The court next considers petitioner's claim that the First Step Act requires the BOP to place her in home confinement for the last six months of her sentence. The First Step Act amended 18 U.S.C. § 3624(c)(2) to provide:

Home confinement authority. - The authority under this subsection may be used to place a prisoner in home confinement for the shorter of 10 percent of the term of imprisonment of that prisoner or 6 months. The Bureau of Prisons shall, to the extent practicable, place prisoners with lower risk levels and lower needs on home confinement for the maximum amount of time permitted under this paragraph.

18 U.S.C. § 3624(c)(2); First Step Act of 2018, § 602, 132 Stat. at 5238. This provision states that the BOP shall place certain prisoners on home confinement “to the extent practicable” for the maximum time allotted. Thus, contrary to petitioner's claim, the First Step Act does not “require” the BOP to place her on home confinement.[2]

         Petitioner also raises claims challenging her conviction and sentence for violating the terms of her supervised release, including that her revocation proceedings violated her due process rights, and that her sentence was improperly enhanced. Although petitioner filed her claims under 28 U.S.C. § 2241, she is in fact attacking the legality, rather than the execution of, her conviction and sentence. The legality of petitioner's conviction and sentence must be challenged under 28 U.S.C. § 2255 unless “the remedy by motion [under § 2255] is inadequate or ineffective to test the legality of [the petitioner's] detention.” 28 U.S.C. § 2255; see In re Vial, 115 F.3d 1192, 1194 (4th Cir. 1997) (en banc). Section 2255 is inadequate and ineffective to test the legality of a conviction when:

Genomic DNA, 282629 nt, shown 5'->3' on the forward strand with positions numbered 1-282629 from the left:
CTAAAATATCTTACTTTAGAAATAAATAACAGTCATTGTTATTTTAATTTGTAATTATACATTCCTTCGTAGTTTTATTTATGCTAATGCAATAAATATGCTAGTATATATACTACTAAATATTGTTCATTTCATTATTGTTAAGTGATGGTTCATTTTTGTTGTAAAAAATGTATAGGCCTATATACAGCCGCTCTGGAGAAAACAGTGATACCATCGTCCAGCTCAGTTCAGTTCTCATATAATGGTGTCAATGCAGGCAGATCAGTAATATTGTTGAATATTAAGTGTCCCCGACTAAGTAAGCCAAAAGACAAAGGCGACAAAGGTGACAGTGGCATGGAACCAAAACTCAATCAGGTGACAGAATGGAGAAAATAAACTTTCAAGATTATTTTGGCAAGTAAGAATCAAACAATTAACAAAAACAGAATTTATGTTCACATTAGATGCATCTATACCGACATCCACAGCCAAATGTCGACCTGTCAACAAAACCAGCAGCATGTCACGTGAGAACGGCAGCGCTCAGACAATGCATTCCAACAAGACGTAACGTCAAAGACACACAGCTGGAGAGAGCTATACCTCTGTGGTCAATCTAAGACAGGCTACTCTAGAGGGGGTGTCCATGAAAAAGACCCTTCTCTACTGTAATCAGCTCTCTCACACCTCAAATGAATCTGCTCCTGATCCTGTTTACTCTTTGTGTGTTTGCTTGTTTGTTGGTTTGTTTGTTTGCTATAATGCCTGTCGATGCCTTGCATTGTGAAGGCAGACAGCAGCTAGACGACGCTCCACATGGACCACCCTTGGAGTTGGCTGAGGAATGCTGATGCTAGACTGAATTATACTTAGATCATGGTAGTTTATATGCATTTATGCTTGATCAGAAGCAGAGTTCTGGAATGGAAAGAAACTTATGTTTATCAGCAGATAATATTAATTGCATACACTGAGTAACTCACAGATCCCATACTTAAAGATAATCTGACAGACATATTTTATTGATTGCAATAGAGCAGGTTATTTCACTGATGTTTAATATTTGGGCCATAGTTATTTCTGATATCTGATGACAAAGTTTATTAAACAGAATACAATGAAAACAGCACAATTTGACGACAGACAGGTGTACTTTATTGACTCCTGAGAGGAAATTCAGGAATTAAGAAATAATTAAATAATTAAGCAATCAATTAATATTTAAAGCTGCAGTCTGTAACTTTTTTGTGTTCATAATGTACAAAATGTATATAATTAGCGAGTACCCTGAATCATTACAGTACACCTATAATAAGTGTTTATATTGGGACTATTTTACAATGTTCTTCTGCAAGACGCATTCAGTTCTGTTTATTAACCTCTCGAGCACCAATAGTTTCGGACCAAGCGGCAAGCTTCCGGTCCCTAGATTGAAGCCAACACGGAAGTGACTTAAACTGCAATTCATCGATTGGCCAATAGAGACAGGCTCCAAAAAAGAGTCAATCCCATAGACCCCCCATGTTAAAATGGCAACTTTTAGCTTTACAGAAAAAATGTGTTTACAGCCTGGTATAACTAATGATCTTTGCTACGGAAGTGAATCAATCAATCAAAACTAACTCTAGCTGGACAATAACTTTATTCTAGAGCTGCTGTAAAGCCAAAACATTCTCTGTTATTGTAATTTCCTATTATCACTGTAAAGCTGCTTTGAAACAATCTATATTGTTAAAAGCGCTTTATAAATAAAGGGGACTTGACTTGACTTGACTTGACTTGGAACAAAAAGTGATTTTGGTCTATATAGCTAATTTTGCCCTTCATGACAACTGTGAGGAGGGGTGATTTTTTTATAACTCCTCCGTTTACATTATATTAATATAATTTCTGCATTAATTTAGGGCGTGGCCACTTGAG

(1) at the time of conviction, settled law of this circuit or the Supreme Court established the legality of the conviction; (2) subsequent to the prisoner's direct appeal and first § 2255 motion, the substantive law changed such that the conduct of which the prisoner was convicted is deemed not to be criminal; and (3) the prisoner cannot satisfy the gatekeeping provisions of § 2255 because the new rule is not one of constitutional law.

In re Jones, 226 F.3d 328, 333-34 (4th Cir. 2000).

         Similarly, § 2255 is inadequate and ineffective to test the legality of a sentence where:

(1) at the time of sentencing, settled law of this circuit or the Supreme Court established the legality of the sentence; (2) subsequent to the prisoner's direct appeal and first § 2255 motion, the aforementioned settled substantive law changed and was deemed to apply retroactively on collateral review; (3) the prisoner is unable to meet the gatekeeping provisions of § 2255(h)(2) for second or successive motions; and (4) due to this ...